Great Barrier Reef: Scientists “exaggerated” coral bleaching

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    There is growing scientific conflict over bleaching on the Great Barrier Reef. Picture: Tourism Queensland

There is growing scientific conflict over bleaching on the Great Barrier Reef. Picture: Tourism Queensland

Activist scientists and lobby groups have distorted surveys, maps and data to misrepresent the extent and impact of coral bleaching on the Great Barrier Reef, ­according to the chairman of the Great Barrier Reef Marine Park Authority, Russell Reichelt.

A full survey of the reef ­released yesterday by the author­ity and the Australian Institute of Marine ­Science said 75 per cent of the reef would escape unscathed.

Dr Reichelt said the vast bulk of bleaching damage was confined to the far northern section off Cape York, which had the best prospect of recovery due to the lack of ­onshore development and high water quality.

The report emerged as Malcolm Turnbull and Bill Shorten traded political fire on the reef’s future this week at the halfway point of the election campaign.

As Labor announced $500 million towards protecting the reef, the Opposition Leader said: “We will invest in direct environmental management. We will invest in science and research. We will invest in proper reef management.’’

He said if Australia did not spend the money on the reef, “it is in serious danger of being irreparably damaged. If we do not act, our children will rightly ask us why didn’t we.’’

The Prime Minister said the reef and its health were “a great passion of mine and my government’’. He cited the chairman of the World Heritage Committee, Maria Bohmer, who said last year Australia’s management of the Great Barrier Reef was a world-class example of coral reef management. “So there is no question that we are doing a good job,’’ Mr Turnbull said.

Activist groups last week seized on reports that a UN ­assessment of the impacts of climate change on iconic Australian World Heritage sites, including the Great Barrier Reef, Kakadu and the Tasmanian Wilderness was censored by Australia. It later emerged that the report the government was accused of censoring was complimentary of the Turnbull government’s actions to protect the Great Barrier Reef.

The political debate and the ­release of the authority’s survey results highlights a growing conflict between the lead Barrier Reef agency and the National Coral Bleaching Taskforce headed by Terry Hughes.

Dr Reichelt said the authority had withdrawn from a joint ­announcement on coral bleaching with Professor Hughes this week “because we didn’t think it told the whole story”. The task force said mass bleaching had killed 35 per cent of corals on the northern and central Great Barrier Reef.

Dr Reichelt said maps accompanying the research had been misleading, exaggerating the ­impact. “I don’t know whether it was a deliberate sleight of hand or lack of geographic knowledge but it certainly suits the purpose of the people who sent it out,” he said.

“This is a frightening enough story with the facts, you don’t need to dress them up. We don’t want to be seen as saying there is no ­problem out there but we do want people to understand there is a lot of the reef that is unscathed.”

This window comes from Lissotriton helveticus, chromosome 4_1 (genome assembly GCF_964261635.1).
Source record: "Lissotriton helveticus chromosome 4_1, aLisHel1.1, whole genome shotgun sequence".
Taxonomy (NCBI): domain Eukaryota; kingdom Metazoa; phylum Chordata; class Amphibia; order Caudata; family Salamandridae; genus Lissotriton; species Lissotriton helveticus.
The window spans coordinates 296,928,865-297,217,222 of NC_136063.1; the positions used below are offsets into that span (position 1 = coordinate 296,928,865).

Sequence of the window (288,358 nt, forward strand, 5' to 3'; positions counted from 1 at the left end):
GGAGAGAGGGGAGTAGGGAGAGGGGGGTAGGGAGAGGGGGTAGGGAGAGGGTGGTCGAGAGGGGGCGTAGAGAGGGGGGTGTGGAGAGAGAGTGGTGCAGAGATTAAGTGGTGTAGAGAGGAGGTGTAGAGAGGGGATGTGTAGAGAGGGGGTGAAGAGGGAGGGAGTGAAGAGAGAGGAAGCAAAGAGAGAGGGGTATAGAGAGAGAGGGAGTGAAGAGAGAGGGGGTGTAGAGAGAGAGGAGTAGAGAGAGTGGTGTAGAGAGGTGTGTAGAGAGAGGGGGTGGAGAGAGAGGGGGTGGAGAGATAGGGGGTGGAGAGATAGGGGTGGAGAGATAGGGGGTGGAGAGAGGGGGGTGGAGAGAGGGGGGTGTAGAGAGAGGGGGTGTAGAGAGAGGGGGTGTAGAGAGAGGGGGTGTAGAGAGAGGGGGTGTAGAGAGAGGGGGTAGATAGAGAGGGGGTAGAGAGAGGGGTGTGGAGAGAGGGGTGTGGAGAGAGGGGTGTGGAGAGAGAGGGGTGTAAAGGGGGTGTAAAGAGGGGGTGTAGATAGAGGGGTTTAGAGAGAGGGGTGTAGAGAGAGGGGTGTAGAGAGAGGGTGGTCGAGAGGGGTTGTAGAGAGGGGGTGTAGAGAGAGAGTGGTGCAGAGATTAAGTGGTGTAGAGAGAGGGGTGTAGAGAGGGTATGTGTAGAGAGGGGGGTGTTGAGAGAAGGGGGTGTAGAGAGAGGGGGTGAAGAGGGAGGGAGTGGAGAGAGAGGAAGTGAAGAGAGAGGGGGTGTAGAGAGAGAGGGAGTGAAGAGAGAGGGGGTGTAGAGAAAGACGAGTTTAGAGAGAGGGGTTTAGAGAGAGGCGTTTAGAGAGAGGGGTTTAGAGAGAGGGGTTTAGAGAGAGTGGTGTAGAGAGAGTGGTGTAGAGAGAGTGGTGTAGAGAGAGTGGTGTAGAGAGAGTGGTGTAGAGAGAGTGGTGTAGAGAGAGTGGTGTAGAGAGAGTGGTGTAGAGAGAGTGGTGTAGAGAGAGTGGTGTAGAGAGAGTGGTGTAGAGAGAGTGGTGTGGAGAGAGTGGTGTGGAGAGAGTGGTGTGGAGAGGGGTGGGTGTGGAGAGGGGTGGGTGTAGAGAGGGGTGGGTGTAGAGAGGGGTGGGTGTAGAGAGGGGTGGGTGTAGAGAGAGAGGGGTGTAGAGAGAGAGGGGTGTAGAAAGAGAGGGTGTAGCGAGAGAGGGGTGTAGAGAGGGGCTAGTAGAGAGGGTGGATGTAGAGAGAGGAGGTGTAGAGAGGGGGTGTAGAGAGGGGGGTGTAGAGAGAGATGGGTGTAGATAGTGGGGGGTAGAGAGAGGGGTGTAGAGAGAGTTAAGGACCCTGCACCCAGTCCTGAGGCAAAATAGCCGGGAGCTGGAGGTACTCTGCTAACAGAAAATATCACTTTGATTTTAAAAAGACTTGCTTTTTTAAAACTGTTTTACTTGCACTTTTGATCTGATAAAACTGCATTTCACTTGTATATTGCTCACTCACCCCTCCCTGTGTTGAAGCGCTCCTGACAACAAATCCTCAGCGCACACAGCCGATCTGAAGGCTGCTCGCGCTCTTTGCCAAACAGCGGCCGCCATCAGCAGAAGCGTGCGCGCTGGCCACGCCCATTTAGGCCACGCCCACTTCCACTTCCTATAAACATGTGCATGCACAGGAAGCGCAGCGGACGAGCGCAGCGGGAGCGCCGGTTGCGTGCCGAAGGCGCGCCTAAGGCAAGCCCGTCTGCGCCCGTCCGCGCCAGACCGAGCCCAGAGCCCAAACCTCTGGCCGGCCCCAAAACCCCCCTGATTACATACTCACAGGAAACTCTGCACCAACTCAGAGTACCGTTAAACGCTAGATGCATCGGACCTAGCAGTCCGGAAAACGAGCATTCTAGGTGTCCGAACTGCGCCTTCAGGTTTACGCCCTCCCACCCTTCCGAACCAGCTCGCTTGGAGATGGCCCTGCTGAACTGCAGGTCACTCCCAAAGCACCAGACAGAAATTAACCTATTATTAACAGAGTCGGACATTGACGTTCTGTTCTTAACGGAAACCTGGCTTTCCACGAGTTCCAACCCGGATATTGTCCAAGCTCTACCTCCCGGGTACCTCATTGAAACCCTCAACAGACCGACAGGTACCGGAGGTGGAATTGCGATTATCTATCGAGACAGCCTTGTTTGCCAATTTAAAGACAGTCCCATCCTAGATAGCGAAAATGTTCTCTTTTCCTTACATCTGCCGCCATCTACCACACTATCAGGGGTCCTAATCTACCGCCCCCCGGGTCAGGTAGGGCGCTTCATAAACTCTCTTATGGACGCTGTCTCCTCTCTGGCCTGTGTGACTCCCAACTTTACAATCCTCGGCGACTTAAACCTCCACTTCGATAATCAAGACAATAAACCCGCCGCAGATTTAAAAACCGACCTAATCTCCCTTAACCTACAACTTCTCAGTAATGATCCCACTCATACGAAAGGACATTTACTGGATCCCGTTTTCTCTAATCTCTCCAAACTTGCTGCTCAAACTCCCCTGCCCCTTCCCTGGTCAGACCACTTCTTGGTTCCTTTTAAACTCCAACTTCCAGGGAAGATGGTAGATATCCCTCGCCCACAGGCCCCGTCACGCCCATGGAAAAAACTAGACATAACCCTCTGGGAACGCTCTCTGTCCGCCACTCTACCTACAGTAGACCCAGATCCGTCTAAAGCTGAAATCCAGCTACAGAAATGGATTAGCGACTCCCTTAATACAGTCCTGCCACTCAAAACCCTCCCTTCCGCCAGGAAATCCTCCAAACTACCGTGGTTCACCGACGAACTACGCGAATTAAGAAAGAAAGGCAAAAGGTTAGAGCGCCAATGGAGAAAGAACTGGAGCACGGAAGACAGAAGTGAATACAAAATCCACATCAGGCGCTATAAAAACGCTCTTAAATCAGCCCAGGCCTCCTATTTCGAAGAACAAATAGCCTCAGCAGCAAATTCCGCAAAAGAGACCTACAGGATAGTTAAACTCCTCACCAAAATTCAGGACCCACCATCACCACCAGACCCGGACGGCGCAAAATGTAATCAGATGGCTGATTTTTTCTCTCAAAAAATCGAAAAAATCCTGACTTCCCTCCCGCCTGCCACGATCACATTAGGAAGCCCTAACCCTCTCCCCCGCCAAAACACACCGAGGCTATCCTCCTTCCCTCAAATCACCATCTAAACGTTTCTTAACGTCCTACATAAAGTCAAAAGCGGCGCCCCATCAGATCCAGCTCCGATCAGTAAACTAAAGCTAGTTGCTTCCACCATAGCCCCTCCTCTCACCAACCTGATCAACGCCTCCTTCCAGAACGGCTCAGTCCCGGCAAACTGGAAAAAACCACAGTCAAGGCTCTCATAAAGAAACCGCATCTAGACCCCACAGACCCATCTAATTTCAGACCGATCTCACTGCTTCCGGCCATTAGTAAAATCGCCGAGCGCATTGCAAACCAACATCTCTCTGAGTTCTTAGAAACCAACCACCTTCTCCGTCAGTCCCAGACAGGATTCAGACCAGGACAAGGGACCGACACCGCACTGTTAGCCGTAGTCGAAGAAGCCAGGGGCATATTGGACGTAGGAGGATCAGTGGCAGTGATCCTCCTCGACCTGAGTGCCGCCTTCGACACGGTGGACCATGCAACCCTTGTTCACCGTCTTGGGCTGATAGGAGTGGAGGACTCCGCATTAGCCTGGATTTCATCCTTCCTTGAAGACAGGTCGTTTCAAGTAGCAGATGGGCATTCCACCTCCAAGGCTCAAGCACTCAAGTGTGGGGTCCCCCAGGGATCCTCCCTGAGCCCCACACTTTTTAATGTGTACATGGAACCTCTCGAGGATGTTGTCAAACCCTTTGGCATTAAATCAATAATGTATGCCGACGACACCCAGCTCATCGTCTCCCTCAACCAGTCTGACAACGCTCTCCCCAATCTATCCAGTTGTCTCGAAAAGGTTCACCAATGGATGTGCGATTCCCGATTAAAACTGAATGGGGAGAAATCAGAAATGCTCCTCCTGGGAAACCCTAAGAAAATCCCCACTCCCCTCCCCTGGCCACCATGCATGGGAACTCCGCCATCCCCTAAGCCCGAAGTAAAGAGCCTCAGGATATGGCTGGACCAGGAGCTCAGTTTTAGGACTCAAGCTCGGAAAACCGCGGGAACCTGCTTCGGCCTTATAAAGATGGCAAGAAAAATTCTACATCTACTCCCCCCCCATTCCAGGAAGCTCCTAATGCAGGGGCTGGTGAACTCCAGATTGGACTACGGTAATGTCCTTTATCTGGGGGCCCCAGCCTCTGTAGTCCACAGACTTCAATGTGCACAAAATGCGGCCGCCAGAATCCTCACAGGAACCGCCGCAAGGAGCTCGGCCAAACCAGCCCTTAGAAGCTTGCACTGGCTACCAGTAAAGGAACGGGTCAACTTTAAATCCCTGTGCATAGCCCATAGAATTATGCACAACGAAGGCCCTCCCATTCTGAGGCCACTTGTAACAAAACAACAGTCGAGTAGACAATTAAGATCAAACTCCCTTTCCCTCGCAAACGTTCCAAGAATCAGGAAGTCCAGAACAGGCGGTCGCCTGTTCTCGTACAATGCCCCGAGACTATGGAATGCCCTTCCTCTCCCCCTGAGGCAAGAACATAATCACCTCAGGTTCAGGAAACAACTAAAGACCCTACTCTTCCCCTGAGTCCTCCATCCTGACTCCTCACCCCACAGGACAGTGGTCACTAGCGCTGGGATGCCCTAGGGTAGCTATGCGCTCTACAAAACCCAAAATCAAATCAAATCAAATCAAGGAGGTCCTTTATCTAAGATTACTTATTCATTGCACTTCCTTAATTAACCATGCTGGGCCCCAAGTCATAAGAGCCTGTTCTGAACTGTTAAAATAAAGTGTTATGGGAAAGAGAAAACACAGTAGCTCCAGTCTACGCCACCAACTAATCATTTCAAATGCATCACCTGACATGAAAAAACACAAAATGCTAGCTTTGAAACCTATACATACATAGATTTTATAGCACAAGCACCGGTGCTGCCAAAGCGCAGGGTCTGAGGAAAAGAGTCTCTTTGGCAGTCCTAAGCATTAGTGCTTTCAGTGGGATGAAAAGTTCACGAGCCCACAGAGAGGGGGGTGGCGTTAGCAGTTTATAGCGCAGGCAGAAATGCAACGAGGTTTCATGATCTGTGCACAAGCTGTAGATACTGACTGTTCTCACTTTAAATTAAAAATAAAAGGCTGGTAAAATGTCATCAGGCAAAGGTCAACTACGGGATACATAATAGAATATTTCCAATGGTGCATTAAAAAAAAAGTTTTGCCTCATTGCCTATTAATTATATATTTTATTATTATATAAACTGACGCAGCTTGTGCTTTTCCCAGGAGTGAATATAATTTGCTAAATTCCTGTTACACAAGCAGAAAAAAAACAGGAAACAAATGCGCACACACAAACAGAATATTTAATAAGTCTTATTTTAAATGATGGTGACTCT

Dr Reichelt said there had been widespread misinterpretation of how much of the reef had died.

“We’ve seen headlines stating that 93 per cent of the reef is prac­tic­ally dead,” he said.

“We’ve also seen reports that 35 per cent, or even 50 per cent, of the entire reef is now gone.

“However, based on our ­combined results so far, the overall mortality rate is 22 per cent — and about 85 per cent of that die-off has occurred in the far north ­between the tip of Cape York and just north of Lizard Island, 250km north of Cairns. Seventy-five per cent of the reef will come out in a few months time as recovered.”

Flannery “dramatic” and “theatrical”

Former climate change commissioner Tim Flannery described diving on the Great Barrier Reef near Port Douglas recently as “one of the saddest days of my life”.

“This great organism, the size of Germany and arguably the most diverse place on earth, is dying ­before our eyes,’’ Dr Flannery wrote for Fairfax Media.

“Having watched my father dying two years ago, I know what the signs of slipping away are. This is death, which ever-rising temperatures will allow no recovery from. Unless we act now.”

Dr Reichelt said Dr Flannery’s language had been “dramatic” and “theatrical” and his prognosis, ­although of concern, was “specul­ative”. Dr Reichelt also rejected ­reports, based on leaked draft docu­ments, that improving water quality would cost $16 billion.

He said the interim report had been rejected by a board of which he was member and “taken totally out of context” in media reports.

The Australian Marine Conservation Society said the leaked information demonstrated the legacy of years of poor farming practices and government inaction, and highlighted the scale of ambition needed for political leaders to protect the reef.

The society’s reef campaign ­director, Imogen Zethoven, said Australia’s plans to protect the reef’s water quality were “shockingly underfunded”.

Meanwhile, tourism operators have stepped up a campaign to fight back against the onslaught of negative publicity. “It seems some marine scientists have decided to use the bleaching event to highlight their personal political beliefs and lobby for increased funding in an election year,” said Association of Marine Park Tour Operators executive director Col McKenzie.


Source:

  • The Australian
  • Environment Editor
    Sydney

 

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